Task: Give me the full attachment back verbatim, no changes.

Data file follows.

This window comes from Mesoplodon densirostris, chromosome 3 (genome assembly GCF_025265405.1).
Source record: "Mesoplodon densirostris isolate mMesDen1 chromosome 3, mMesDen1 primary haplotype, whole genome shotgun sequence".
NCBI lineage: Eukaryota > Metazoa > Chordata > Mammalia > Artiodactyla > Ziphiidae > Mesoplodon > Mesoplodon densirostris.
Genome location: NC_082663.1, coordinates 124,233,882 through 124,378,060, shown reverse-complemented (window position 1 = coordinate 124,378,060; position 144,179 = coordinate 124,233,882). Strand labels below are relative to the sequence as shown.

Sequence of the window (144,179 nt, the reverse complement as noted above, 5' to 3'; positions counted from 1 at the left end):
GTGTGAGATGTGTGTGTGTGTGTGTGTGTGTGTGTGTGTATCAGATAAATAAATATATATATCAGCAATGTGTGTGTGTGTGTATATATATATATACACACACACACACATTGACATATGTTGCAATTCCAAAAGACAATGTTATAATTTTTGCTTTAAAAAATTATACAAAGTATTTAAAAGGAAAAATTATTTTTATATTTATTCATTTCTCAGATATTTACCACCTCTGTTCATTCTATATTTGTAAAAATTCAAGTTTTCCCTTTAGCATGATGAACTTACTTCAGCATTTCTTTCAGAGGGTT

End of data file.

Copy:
This window comes from Mesoplodon densirostris, chromosome 3 (genome assembly GCF_025265405.1).
Source record: "Mesoplodon densirostris isolate mMesDen1 chromosome 3, mMesDen1 primary haplotype, whole genome shotgun sequence".
NCBI lineage: Eukaryota > Metazoa > Chordata > Mammalia > Artiodactyla > Ziphiidae > Mesoplodon > Mesoplodon densirostris.
Genome location: NC_082663.1, coordinates 124,233,882 through 124,378,060, shown reverse-complemented (window position 1 = coordinate 124,378,060; position 144,179 = coordinate 124,233,882). Strand labels below are relative to the sequence as shown.

Sequence of the window (144,179 nt, the reverse complement as noted above, 5' to 3'; positions counted from 1 at the left end):
GTGTGAGATGTGTGTGTGTGTGTGTGTGTGTGTGTGTGTATCAGATAAATAAATATATATATCAGCAATGTGTGTGTGTGTGTATATATATATATACACACACACACACATTGACATATGTTGCAATTCCAAAAGACAATGTTATAATTTTTGCTTTAAAAAATTATACAAAGTATTTAAAAGGAAAAATTATTTTTATATTTATTCATTTCTCAGATATTTACCACCTCTGTTCATTCTATATTTGTAAAAATTCAAGTTTTCCCTTTAGCATGATGAACTTACTTCAGCATTTCTTTCAGAGGGTT